Healthy dogs don’t shed excessively. Certain health issues can cause a significant increase in shedding in your canine.
Schedule a vet appointment immediately if you suspect your canine has a medical condition. Your vet can help determine if the excessive shedding results from a health issue.
Alternatively, internal parasites, ticks, or fleas can cause skin irritation in dogs, resulting in excessive scratching, self-grooming, and shedding. So, have your vet check if your German Shorthaired Pointer has fleas, ticks, internal parasites, etc.
If your dog has a poor diet, they will have a poorly-looking coat. Therefore, if your dog’s coat isn’t shiny and sheds excessively, maybe you should change their diet.
Provide high-quality food for your dog and ensure they get all the vitamins and minerals.
Can I Reduce Shedding in a German Shorthaired Pointer?
If your vet has confirmed that no medical problems cause your dog’s shedding, you can take certain steps to prevent excessive shedding.
Here’s a list of helpful tips for coat maintenance in canines.
You will reduce their shedding if you frequently bathe and brush your German Shorthaired Pointer’s coat.
Moreover, you can save a lot of time and effort by investing in a good brush. Consider a dual-side brush for detangling knots while also stimulating circulation.
The right brush will make grooming more enjoyable for you and your canine. The best part? Your puppy will have a shiny, knot-free coat and shed less.
Investing in a Good Air Filter
Regular grooming can’t stop shedding altogether. You might still find hairballs hiding in the corners of your home or flying in the air.
You can solve this issue by grooming your dog outside when possible and purchasing a high-quality air filter to reduce dog hair and other animal-related allergens.
The air filter will decrease the loose hair in your home and your lungs.
Are German Shorthair Pointers Hypoallergenic?
German Shorthaired Pointers aren’t hypoallergenic—no dog breed’s hypoallergenic.
Many people think they’re allergic to dogs, but this isn’t true. They’re allergic to a protein in the dog’s saliva.
When dogs groom themselves, these proteins attach to the dead skin that forms on the skin’s upper layer, known as the epidermis’s corneum layer.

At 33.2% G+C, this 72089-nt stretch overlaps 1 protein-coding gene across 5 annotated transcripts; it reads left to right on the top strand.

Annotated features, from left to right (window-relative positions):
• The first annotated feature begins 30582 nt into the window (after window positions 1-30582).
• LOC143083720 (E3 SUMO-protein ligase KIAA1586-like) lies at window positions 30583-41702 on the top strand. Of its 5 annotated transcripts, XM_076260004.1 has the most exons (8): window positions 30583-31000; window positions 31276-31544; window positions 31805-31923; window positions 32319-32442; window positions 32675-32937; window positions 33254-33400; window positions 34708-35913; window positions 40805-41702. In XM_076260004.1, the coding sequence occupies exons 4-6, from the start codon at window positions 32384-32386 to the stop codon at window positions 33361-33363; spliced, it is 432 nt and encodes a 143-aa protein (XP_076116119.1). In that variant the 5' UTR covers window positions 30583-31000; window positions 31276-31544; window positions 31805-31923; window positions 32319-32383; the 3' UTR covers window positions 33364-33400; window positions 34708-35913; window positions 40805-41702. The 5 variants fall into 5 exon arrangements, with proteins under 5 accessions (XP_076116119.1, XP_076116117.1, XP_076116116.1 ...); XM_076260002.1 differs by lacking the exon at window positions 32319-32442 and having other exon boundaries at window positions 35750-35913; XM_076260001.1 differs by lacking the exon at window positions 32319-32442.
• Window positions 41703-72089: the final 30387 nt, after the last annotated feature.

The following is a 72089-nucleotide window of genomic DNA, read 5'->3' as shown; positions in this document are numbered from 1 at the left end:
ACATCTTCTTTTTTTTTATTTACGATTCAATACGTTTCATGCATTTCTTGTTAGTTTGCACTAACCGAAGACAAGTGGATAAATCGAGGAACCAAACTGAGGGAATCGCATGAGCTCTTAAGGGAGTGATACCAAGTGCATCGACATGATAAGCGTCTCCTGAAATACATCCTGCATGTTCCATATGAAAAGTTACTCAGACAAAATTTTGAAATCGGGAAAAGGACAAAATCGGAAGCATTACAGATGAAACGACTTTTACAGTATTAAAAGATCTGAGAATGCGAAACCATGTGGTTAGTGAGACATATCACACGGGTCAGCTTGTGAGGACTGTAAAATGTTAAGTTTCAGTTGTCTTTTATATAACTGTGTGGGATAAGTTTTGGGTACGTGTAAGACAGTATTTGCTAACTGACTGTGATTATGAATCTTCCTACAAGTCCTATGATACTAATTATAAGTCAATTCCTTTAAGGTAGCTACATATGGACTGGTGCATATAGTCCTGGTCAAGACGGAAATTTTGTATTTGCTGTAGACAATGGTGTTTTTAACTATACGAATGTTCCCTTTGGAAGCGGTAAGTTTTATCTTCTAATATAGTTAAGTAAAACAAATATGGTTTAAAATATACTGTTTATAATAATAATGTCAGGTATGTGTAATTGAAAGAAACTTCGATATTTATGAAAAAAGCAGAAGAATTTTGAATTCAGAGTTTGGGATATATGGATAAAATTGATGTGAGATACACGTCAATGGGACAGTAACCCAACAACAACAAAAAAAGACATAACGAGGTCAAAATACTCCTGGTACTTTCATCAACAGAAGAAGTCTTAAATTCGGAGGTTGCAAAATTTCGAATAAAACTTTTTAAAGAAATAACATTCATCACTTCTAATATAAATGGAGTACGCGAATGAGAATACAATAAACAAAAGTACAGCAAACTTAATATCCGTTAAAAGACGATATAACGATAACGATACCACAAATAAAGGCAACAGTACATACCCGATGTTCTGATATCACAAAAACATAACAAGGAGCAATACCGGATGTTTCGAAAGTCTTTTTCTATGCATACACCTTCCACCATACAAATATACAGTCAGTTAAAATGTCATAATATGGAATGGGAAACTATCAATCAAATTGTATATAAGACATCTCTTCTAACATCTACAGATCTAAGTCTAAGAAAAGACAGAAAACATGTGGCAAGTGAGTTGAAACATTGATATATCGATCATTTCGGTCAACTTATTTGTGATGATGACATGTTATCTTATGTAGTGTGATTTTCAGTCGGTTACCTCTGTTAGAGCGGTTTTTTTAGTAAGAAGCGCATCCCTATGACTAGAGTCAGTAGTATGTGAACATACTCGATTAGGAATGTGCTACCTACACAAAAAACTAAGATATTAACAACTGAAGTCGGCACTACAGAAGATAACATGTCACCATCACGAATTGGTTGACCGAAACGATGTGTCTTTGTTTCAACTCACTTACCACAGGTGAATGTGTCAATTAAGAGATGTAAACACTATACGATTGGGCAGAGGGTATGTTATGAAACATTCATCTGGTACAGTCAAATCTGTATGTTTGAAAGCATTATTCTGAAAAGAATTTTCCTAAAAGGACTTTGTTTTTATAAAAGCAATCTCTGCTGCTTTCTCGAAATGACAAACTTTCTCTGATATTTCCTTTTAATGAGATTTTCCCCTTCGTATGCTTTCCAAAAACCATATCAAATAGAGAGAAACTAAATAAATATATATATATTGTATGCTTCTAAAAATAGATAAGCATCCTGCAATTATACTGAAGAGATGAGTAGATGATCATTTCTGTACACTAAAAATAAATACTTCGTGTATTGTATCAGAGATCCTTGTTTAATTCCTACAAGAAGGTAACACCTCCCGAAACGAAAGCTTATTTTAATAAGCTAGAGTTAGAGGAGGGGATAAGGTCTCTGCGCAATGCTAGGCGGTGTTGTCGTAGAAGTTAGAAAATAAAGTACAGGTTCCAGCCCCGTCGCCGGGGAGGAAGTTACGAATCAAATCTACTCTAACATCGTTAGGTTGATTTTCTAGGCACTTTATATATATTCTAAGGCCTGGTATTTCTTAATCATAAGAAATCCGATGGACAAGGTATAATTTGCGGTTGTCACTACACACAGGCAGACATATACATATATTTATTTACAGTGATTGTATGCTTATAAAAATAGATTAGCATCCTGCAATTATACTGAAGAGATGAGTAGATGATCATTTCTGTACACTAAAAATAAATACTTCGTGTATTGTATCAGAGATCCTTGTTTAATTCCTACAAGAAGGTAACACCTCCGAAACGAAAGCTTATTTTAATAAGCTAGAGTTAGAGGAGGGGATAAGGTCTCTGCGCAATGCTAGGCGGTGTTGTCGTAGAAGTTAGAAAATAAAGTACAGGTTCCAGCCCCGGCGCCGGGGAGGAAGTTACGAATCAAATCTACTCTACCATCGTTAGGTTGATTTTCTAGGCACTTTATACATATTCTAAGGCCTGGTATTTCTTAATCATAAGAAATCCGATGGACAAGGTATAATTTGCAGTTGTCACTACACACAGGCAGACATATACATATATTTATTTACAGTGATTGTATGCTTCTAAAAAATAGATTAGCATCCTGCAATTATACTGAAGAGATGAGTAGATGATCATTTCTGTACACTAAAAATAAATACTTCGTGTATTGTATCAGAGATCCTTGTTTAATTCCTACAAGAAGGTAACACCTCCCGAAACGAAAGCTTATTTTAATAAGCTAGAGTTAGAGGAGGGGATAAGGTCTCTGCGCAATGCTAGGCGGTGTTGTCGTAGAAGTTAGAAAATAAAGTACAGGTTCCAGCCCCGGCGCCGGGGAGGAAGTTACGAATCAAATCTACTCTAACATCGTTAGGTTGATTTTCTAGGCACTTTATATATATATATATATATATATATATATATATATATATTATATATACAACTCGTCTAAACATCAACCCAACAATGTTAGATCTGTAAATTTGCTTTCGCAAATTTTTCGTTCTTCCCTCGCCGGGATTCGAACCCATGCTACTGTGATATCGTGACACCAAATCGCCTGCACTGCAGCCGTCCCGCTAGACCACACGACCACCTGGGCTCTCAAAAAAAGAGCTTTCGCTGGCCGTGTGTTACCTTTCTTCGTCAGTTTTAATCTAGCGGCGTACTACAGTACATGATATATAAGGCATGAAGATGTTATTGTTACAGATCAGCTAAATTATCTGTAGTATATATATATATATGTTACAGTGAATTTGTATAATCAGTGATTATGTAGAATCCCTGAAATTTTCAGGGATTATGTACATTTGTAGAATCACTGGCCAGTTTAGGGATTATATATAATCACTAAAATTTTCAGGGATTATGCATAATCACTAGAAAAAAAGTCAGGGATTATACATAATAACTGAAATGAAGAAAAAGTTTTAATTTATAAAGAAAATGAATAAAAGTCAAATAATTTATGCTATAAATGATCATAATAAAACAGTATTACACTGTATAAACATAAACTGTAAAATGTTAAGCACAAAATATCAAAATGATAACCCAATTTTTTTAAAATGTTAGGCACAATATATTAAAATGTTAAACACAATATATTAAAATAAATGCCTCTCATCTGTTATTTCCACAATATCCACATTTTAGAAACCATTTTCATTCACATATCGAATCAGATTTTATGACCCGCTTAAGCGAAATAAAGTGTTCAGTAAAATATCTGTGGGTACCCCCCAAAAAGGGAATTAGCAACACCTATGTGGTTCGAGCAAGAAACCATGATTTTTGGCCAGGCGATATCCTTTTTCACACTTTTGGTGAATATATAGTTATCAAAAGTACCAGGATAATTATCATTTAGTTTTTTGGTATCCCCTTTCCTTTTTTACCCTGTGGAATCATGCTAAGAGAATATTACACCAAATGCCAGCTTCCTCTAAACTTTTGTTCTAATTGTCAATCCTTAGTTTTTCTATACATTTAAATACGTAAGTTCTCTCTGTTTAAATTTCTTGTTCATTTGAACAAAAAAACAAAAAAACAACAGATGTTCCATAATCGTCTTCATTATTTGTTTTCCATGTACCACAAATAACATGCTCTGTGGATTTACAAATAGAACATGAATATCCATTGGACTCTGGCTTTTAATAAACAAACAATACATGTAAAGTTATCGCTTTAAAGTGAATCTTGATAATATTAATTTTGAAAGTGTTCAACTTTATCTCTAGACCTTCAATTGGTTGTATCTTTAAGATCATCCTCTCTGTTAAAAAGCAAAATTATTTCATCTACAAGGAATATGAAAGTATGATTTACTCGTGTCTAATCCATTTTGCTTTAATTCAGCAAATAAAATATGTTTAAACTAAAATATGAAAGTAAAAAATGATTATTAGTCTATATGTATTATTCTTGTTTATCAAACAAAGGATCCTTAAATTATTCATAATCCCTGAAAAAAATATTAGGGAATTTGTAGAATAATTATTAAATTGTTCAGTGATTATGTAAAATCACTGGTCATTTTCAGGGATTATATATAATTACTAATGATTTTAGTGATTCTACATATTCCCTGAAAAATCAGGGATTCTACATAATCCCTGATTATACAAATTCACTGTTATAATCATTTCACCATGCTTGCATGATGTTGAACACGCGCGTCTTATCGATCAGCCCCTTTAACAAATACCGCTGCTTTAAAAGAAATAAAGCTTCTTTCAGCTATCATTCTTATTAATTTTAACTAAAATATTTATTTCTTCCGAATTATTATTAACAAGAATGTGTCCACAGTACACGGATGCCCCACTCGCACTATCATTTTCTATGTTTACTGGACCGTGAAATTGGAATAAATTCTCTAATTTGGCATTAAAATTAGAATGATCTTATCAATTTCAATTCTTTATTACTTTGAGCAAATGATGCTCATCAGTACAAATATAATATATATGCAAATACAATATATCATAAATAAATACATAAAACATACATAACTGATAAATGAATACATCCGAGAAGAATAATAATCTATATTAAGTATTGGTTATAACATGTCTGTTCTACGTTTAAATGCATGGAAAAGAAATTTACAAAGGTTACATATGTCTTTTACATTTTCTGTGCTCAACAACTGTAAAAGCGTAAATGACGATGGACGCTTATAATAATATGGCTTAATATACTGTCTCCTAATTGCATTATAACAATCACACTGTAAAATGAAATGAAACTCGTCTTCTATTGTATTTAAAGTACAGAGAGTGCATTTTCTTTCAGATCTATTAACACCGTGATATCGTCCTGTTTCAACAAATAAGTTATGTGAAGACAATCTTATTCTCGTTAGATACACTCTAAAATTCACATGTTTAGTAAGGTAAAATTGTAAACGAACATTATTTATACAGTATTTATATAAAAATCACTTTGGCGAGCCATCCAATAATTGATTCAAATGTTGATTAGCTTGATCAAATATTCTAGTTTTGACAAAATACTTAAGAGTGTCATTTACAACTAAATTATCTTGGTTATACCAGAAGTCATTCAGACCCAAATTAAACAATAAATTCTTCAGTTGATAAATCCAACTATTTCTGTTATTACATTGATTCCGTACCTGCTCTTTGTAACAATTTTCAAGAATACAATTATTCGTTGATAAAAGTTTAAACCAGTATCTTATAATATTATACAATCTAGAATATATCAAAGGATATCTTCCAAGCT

This layer acts as a protector of the dog’s coat and sheds off (dander). When you inhale the dander with protein, your body produces histamine, which triggers allergic reactions.
If you want a dog, you can prevent allergic reactions by reducing the amount of dander and loose hairs you inhale by buying a good air filter.
Alternatively, regular grooming by experts can help you prevent allergic reactions.
German Shorthaired Pointer Shedding: Last Tips
German Shorthaired Pointers aren’t just great hunting dogs. They’re also good pets with friendly personalities and unique coats requiring regular grooming.
If you have a German Shorthaired Pointer, you can stop excessive shedding by bathing and brushing your pet regularly. You can also keep your dog’s sensitive skin and coat healthy with natural oils.
You can hire a professional if you don’t have experience bathing and brushing a dog.
As I already explained above, these canines aren’t heavy shedders. However, they still shed regularly during the shedding season (spring and fall).
So, Can I Stop Shedding Altogether?
Shedding isn’t something you can prevent altogether, but you can reduce the furballs in your home by brushing your canine weekly or even daily if you have the time.
Lastly, purchasing a dual-sided firm bristle brush can make the experience much easier and more enjoyable.
So, go ahead and equip yourself with good grooming tools and take care of your dog’s coat. You can also join the American Kennel Club for extra advice.
Although German Shorthaired Pointers require extra grooming, having one as a pet can enrich your life and bring happiness into your home. These dogs have a good temper, making training a breeze, so they’re perfect pets.